In as much as the formulation of the modern task of politics, government and rule is, therefore, construed foundationally as keeping formless, that is to say lawless, chaos at bay, deferring the end that nonetheless defines all finite entities, or ordering the execution of those that threaten and offend against the prevailing order of things, the task of politics, government and rule is foundationally considered to be that of katechontic restraint in the exercise of which lawful killing is not simply licensed but vitally necessary.
One defining aporia of this, our prevailing problematisation of politics, government and rule, is that it offers no formula capable of specifying how much killing is enough to exercise the katechontic restraint required of it. When asked how much killing is enough – a question which of course ramifies into who will be killed or, in biopolitical terms, systematically exposed to mortal danger for the good of Life politics itself – the answer is more.
Hence, foundationally speaking, modern politics is a politics of security – indeed an infinite securitization of finite things, which securitization is, of course, a politics of war masquerading as a politics of peace – before it is a politics of anything else. Thus, if you desire a different politics, you have to posit a different order to time, and specifically if you are not part of one of the communities of belief of revealed religion, to factical temporality than the one that has predominated thus far in modern history and political thought, which thought has of course always revolved around this its catastrophe of thought.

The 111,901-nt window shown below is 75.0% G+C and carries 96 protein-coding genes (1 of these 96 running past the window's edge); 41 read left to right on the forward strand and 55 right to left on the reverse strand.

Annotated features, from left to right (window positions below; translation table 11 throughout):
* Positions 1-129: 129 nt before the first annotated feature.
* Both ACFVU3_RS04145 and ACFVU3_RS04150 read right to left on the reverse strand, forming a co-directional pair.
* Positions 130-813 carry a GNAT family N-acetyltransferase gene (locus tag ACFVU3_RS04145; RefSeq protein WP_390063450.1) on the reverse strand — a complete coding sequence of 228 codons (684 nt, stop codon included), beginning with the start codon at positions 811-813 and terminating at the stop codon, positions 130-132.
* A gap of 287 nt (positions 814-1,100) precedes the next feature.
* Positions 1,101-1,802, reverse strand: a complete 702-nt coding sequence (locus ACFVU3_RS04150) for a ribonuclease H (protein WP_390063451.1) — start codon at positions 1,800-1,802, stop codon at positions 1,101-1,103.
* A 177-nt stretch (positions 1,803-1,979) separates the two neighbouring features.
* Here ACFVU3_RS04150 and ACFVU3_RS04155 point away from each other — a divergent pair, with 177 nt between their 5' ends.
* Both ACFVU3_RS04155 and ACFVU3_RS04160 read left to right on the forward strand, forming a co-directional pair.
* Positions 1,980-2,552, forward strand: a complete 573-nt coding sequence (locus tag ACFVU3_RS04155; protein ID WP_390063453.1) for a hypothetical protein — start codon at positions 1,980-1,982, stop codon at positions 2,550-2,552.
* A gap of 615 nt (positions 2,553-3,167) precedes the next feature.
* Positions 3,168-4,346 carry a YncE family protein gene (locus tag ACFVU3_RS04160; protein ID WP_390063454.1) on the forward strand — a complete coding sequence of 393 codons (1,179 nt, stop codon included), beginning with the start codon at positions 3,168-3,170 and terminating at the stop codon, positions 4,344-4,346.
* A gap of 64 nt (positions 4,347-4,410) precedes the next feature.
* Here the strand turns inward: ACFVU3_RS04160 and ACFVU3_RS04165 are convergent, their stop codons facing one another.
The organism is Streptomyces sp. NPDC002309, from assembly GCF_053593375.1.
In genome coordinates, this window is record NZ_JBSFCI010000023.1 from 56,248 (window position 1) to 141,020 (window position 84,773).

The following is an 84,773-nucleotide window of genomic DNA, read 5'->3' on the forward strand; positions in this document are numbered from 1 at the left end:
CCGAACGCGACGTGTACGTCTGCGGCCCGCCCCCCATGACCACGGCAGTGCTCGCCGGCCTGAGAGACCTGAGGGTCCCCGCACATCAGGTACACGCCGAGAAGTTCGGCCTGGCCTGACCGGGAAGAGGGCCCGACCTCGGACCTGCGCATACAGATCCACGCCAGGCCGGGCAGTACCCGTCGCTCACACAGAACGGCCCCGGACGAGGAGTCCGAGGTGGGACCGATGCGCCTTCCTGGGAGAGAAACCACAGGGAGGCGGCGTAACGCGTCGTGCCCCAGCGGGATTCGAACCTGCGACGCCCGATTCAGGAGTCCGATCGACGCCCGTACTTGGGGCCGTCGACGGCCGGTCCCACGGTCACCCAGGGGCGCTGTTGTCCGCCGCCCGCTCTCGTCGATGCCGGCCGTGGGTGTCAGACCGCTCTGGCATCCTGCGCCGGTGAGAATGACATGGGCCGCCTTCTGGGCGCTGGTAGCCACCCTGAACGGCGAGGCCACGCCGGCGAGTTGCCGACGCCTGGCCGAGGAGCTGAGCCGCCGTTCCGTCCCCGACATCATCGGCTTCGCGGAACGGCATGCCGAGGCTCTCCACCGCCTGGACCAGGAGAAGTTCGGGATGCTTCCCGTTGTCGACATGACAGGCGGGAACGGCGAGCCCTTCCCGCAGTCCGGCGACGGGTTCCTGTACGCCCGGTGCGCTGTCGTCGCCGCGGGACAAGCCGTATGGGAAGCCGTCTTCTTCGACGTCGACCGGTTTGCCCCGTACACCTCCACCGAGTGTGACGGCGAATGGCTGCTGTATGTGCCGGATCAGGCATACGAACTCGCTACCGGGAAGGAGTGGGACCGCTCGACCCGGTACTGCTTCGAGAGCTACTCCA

Factical finitude is, of course, saturated with endings and a profoundly imminent as well as immanent sense of endings. But the end of factical finitude is not the ending conceived in the texts and sayings, as well as theology. of Christian redemption, a faith progressively policed, its liturgies and practices regulated via the rule of an imperial Church, which rule is operationalised governmentally though the mechanisms of pastoral power.
In other words, the infinity of finite things knows no eschatology in the traditional religious sense of an ending to time combined with the advent of a different, an eternal, time to come. There have, of course, been many modern eschatologically inspired political ideologies and movements. The very understanding of the temporal enframing of the modern, possesses no mechanism, however, not even a telos to History, by which all finite things may be securely gathered together and exalted before being assigned to their eternal end.